Cessna aircraft for sale

Named after its founder, Clyde Cessna, the Cessna company folded during the great depression and was resurrected in 1934 before returning to commercial production of aircraft in the post-war period with the release of the Cessna 120 and 140.

The Cessna 172 entered production in 1959, becoming the most produced aircraft in history and propelling the company to new heights as the leading manufacturer of the ‘big 3’ over much of the next fifty years (alongside Piper and Beechcraft), producing 100,000 single engine units by 1975.

Alongside its production of single-engine aircraft (like the Cessna 150, Cessna 152, Cessna 172, Cessna 182 and Cessna 210 series aircraft) and twin engines (like the in-line thrust designed Cessna 337, and more traditional Cessna 401/402 and Cessna 310), the company designed the popular business jet, the Citation series, that first flew in 1969.

Now a brand of the Textron Aviation, the Cessna range offers factory new 172 Skyhawk, Skyline and Stationer singles, Cessna Caravan & Skycourier turboprops, plus the Citation range of private jets.

Light Aircraft Sales offers a range of Cessna aircraft for sale. Ask our expert brokers about Cessna’s for sale in Australia, New Zealand – or let us source an aircraft for your needs from the region, or around the wold.

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Cessna – Frequently asked questions (FAQs)

Are you in the market to Buy a Cessna or Sell your Cessna? Learn the answers to some of the most Frequently Asked Questions relating to buying and selling Cessna aircraft.

Contact us for more information, or if you need your specific Cessna aircraft questions answered.

In a word, yes. Depending on the model, all single engine Cessna aircraft have been proven as very safe, docile and forgiving aircraft. They are well manufactured, designed to be very stable in the stall and at low speeds.

The best Cessna model to buy as a newly-certified pilot is either the Cessna 150, 152, or 172 variants.

The Cessna 172 is the single most popular aircraft ever produced, and for very good reason. Developed in the 1950’s it was originally designed from another beautifully designed aircraft, the Cessna 170, but with tricycle undercarriage.

Over the years, over 15 main variants were created, each offering improvements in areas including performance, wing efficiency, avionics, useful load, cosmetics or fuel carriage. But, the original design similarities between the Cessna 172 of 1955 and the current Cessna 172S are considerable. This is because the design struck a balance between aesthetic appeal, durability, performance, efficiency and operating costs per mile.

In a word, no! The Lycoming O-320-H2AD engine was introduced in 1976 and remained in production until 1980. The rumour-mill in aviation suggests that the engine is ‘no good’ because originally it suffered from increased instances of tappet spalling (metal fatigue causing flaking). While this is true, in 1978 a series of changes were made to the engine design and mods were made to existing engines.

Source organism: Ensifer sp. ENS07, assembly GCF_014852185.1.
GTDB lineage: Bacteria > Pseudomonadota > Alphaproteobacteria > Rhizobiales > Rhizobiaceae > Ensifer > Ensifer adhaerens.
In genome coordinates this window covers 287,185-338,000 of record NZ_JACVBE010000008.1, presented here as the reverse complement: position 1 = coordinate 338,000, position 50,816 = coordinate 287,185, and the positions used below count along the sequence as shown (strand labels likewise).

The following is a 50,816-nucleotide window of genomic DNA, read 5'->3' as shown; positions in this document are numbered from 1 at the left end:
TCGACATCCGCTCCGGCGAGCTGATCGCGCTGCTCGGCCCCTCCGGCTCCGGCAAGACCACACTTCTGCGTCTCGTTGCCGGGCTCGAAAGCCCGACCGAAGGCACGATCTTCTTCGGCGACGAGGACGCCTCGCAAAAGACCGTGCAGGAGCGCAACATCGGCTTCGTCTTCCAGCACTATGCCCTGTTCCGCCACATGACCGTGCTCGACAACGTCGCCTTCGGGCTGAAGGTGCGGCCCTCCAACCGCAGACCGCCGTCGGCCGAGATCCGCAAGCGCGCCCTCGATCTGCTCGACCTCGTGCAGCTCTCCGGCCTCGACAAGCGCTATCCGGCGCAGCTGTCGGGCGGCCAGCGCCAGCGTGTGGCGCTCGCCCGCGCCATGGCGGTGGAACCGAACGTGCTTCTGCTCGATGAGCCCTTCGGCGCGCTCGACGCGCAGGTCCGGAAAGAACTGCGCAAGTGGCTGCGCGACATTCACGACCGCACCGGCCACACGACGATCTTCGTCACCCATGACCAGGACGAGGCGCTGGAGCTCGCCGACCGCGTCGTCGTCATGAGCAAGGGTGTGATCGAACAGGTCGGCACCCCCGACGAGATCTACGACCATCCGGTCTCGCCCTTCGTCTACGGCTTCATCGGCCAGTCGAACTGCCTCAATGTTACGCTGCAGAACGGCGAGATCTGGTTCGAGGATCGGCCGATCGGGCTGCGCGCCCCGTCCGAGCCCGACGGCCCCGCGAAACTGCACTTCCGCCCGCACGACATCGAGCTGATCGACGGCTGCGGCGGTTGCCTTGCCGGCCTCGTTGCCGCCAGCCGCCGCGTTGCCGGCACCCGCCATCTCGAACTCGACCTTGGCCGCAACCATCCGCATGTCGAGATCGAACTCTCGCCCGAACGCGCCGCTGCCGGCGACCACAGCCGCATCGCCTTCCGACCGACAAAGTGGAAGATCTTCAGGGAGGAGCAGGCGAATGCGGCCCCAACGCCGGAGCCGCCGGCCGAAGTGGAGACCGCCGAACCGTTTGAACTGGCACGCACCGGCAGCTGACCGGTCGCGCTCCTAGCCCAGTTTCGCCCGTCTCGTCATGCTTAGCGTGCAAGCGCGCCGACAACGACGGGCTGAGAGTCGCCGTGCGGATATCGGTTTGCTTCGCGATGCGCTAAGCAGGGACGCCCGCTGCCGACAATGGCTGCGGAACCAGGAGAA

The designation to those changes added an ‘A’ to the serial number, so look out for that. If the engine has been maintained in accordance with the Lycoming manual, there is no issue at all. The TBO is still 2000 hours on these engines, which should provide reassurance that the ‘N’ model Cessna 172 is as good as any other.

The 1977 Cessna 150M was the last for the Cessna 150, before it was replaced by the Cessna 152. By the time the ‘M’ designation came around, the 150 had been modified significantly – and therefore became the Cessna 152 in most respects.

In 1978 the first Cessna 152 rolled off the line, with a 32kg increase in useful load, which is probably the single most important difference in the types, as well as an extra 10 horsepower in power with its Lycoming O-235 L2C.  The difference is noticeable, but subtle – particularly at high density altitudes.

The cost of ownership of a Cessna 172 can vary significantly with unexpected maintenance items, cost of fuel and other items, but with all SID’s program inspections now complete across the fleet, the costs based on a 100 hour flight time per year (no hangarage) are roughly as follows:

  • Maintenance (annual and other) AUD$6,000
  • Fuel and oil (based on Avgas AUD$3.00 per litre) AUD$9,000
  • Insurance (based on hull value of AUD$100,000) AUD$4,000
  • Other costs AUD $1,000

Total costs per annum: AUD$20,000 (AUD$200.00 per hour flown)

The Cessna Supplemental Inspection Documents (SIDs) was introduced in 2014 and adopted by most authorities as a recommended inspection regime applying to Cessna aircraft. In Australia, CASA made the program mandatory, which effectively significantly increased the cost of ownership of Cessna type aircraft.

What it means, however, is that all flying Cessna aircraft in Australia have been through the rigorous testing until 2022 when the program was scrapped for Airwork and Private category operations.

In short, if you are purchasing a Cessna aircraft in Australia in 2024, assume that the SID’s have been complied with – and if you are operating in these two categories, the SID’s program no longer applies.